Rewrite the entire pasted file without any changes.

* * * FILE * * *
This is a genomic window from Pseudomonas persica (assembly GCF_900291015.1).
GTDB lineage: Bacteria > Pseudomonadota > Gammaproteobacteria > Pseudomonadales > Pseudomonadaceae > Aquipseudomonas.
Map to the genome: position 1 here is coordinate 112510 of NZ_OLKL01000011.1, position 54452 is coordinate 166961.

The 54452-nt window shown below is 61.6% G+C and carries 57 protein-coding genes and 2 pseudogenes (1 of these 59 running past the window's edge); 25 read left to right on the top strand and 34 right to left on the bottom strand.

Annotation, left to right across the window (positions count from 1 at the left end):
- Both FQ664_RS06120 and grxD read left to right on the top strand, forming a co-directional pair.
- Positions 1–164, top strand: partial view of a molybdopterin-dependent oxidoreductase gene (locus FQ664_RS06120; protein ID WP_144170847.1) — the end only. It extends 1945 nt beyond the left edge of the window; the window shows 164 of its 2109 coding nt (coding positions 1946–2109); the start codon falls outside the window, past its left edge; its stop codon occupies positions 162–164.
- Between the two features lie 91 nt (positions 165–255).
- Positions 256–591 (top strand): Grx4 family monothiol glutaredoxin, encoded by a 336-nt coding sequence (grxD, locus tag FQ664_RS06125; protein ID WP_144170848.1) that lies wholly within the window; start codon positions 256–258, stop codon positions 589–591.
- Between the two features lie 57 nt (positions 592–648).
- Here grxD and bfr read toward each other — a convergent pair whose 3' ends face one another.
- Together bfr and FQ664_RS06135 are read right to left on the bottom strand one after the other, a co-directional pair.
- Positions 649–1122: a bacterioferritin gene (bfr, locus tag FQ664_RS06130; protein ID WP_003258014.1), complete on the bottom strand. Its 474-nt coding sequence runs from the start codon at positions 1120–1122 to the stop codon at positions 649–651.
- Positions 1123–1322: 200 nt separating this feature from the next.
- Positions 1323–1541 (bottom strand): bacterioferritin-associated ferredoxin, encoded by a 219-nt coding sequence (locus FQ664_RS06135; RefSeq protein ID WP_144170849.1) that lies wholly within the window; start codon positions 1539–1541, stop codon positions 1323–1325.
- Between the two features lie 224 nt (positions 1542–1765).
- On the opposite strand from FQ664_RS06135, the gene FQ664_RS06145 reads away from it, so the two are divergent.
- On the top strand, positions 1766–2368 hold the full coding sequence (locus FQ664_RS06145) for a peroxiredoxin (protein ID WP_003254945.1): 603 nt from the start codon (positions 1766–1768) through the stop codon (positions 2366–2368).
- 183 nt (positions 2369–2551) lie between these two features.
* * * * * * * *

This is a genomic window from Pseudomonas persica (assembly GCF_900291015.1).
GTDB lineage: Bacteria > Pseudomonadota > Gammaproteobacteria > Pseudomonadales > Pseudomonadaceae > Aquipseudomonas.
Map to the genome: position 1 here is coordinate 112510 of NZ_OLKL01000011.1, position 54452 is coordinate 166961.

The 54452-nt window shown below is 61.6% G+C and carries 57 protein-coding genes and 2 pseudogenes (1 of these 59 running past the window's edge); 25 read left to right on the top strand and 34 right to left on the bottom strand.

Annotation, left to right across the window (positions count from 1 at the left end):
- Both FQ664_RS06120 and grxD read left to right on the top strand, forming a co-directional pair.
- Positions 1–164, top strand: partial view of a molybdopterin-dependent oxidoreductase gene (locus FQ664_RS06120; protein ID WP_144170847.1) — the end only. It extends 1945 nt beyond the left edge of the window; the window shows 164 of its 2109 coding nt (coding positions 1946–2109); the start codon falls outside the window, past its left edge; its stop codon occupies positions 162–164.
- Between the two features lie 91 nt (positions 165–255).
- Positions 256–591 (top strand): Grx4 family monothiol glutaredoxin, encoded by a 336-nt coding sequence (grxD, locus tag FQ664_RS06125; protein ID WP_144170848.1) that lies wholly within the window; start codon positions 256–258, stop codon positions 589–591.
- Between the two features lie 57 nt (positions 592–648).
- Here grxD and bfr read toward each other — a convergent pair whose 3' ends face one another.
- Together bfr and FQ664_RS06135 are read right to left on the bottom strand one after the other, a co-directional pair.
- Positions 649–1122: a bacterioferritin gene (bfr, locus tag FQ664_RS06130; protein ID WP_003258014.1), complete on the bottom strand. Its 474-nt coding sequence runs from the start codon at positions 1120–1122 to the stop codon at positions 649–651.
- Positions 1123–1322: 200 nt separating this feature from the next.
- Positions 1323–1541 (bottom strand): bacterioferritin-associated ferredoxin, encoded by a 219-nt coding sequence (locus FQ664_RS06135; RefSeq protein ID WP_144170849.1) that lies wholly within the window; start codon positions 1539–1541, stop codon positions 1323–1325.
- Between the two features lie 224 nt (positions 1542–1765).
- On the opposite strand from FQ664_RS06135, the gene FQ664_RS06145 reads away from it, so the two are divergent.
- On the top strand, positions 1766–2368 hold the full coding sequence (locus FQ664_RS06145) for a peroxiredoxin (protein ID WP_003254945.1): 603 nt from the start codon (positions 1766–1768) through the stop codon (positions 2366–2368).
- 183 nt (positions 2369–2551) lie between these two features.